If the failure to consolidate was strange, the result in the two appeals was even stranger. The BIA merits panel reversed and remanded the visa denial, finding "no evidence in the record of proceedings of the petitioner's alleged attempt to enter into a fraudulent marriage ... [t]he decision to deny the petition under section 204(c) is not supported by substantial and probative evidence." Some three months later, with no mention of the pending visa determination on remand, a single BIA judge summarily affirmed the removal order based on the existence of marriage fraud.
Here is what the BIA's own regulations require of it in connection with the practice of single-member consideration ("streamlining"):
The single Board Member to whom a case is assigned may affirm the decision of the Service or the Immigration Judge, without opinion, if the Board Member determines that the result reached in the decision under review was correct; that any errors in the decision under review were harmless or nonmaterial; and that:
(A) the issue on appeal is squarely controlled by existing Board or federal court precedent and does not involve the application of precedent to a novel fact situation; or
(B) the factual and legal questions raised on appeal are so insubstantial that three-Member review is not warranted.
8 C.F.R. § 1003.1(a) (7) (ii) (emphasis added).
In Falcon Carriche v. Ashcroft, 350 F.3d 845 (9th Cir. 2003), we explained that although these streamlining procedures are not a per se violation of an immigration petitioner's due process rights, there may very well be instances where the BIA's decision to streamline a case under those procedures violates the agency's own statutory guidelines. See Falcon Carriche, 350 F.3d at 854. In the context of nondiscretionary determinations like "an asylum case or a cancellation of removal case in which the IJ's decision is not based on a discretionary factor," we retain jurisdiction to review such decisions to streamline for abuse of discretion. Id. at 855.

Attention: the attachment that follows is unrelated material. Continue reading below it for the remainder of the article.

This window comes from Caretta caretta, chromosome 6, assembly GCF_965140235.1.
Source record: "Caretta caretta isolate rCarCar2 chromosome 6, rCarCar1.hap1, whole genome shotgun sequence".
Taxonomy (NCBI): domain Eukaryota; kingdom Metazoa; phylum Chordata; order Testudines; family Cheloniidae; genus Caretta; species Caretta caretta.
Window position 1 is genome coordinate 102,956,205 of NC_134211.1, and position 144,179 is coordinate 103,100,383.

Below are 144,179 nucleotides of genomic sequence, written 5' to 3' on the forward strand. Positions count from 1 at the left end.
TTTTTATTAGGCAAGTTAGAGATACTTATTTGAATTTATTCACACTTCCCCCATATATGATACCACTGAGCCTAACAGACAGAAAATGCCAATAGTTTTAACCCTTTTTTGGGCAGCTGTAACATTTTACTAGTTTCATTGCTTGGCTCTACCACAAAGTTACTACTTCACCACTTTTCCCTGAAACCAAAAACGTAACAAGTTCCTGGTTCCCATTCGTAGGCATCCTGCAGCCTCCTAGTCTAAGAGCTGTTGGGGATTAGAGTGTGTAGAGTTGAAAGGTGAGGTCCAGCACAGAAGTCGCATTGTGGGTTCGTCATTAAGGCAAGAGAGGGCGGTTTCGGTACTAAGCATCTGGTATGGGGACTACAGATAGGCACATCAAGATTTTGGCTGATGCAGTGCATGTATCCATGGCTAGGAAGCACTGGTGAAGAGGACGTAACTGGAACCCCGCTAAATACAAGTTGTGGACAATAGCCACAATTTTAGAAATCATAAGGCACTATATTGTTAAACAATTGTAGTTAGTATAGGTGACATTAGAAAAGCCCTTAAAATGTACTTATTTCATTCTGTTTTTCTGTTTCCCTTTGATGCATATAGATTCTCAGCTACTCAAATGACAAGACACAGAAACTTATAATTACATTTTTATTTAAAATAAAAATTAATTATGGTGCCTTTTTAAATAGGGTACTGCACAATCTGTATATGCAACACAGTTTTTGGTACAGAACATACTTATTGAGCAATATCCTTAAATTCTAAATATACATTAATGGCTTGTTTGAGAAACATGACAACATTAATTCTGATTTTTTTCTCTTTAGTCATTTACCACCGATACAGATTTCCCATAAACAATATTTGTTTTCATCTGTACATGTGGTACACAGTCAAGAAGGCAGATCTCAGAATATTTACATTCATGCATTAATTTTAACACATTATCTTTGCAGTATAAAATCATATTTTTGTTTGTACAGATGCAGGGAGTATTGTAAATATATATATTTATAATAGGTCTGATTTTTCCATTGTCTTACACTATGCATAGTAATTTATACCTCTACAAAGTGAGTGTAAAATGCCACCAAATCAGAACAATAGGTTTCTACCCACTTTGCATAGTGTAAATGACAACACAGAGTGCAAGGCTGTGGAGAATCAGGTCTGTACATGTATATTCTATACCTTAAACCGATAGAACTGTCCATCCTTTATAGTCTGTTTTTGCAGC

Instances where such an analysis is possible or necessary will be rare, however, because in most cases, the question of whether the BIA abused its discretion by streamlining will be mooted by our decision on the merits of the case. Id.; cf. Tokatly v. Ashcroft, 371 F.3d 613, 621 n. 7 (9th Cir. 2004) (streamlining inappropriate where case is not insubstantial and precedent not sufficiently established for single BIA member to summarily affirm without opinion).